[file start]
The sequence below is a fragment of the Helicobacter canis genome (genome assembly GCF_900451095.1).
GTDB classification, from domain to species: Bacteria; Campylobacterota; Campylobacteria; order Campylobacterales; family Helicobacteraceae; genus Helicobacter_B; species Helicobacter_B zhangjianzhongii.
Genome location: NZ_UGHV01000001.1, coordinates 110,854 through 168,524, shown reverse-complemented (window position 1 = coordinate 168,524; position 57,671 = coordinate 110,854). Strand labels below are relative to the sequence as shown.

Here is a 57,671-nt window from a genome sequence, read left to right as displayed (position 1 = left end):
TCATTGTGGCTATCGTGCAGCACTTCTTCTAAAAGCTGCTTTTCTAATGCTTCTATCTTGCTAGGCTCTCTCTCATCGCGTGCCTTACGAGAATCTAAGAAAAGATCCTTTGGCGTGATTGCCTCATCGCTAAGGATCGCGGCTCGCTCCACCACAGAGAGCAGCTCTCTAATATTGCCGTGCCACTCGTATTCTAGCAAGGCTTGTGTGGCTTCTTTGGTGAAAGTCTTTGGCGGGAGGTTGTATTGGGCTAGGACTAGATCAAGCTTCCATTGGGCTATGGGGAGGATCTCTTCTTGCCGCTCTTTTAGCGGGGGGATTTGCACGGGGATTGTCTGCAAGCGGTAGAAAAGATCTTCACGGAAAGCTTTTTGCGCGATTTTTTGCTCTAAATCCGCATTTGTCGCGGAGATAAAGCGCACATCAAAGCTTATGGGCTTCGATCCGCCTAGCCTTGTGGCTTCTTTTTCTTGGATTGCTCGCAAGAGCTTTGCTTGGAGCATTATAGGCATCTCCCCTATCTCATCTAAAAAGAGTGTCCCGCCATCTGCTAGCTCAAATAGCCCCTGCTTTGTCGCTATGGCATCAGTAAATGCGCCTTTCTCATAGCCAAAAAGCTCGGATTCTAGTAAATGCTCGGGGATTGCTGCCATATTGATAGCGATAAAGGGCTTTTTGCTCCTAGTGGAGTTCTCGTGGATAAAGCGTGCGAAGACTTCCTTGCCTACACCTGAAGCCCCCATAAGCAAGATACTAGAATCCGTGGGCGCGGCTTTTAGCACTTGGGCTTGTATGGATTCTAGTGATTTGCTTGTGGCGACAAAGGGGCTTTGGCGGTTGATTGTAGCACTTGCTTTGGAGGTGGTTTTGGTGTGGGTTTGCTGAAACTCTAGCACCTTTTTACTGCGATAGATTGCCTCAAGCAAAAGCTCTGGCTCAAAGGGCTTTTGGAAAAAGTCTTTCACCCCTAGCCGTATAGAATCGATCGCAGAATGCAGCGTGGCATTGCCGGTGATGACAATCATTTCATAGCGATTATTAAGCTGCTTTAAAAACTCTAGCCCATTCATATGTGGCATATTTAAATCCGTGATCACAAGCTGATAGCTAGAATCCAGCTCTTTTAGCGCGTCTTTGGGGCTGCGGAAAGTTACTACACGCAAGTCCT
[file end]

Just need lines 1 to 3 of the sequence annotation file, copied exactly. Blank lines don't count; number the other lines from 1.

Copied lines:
The sequence below is a fragment of the Helicobacter canis genome (genome assembly GCF_900451095.1).
GTDB classification, from domain to species: Bacteria; Campylobacterota; Campylobacteria; order Campylobacterales; family Helicobacteraceae; genus Helicobacter_B; species Helicobacter_B zhangjianzhongii.
Genome location: NZ_UGHV01000001.1, coordinates 110,854 through 168,524, shown reverse-complemented (window position 1 = coordinate 168,524; position 57,671 = coordinate 110,854). Strand labels below are relative to the sequence as shown.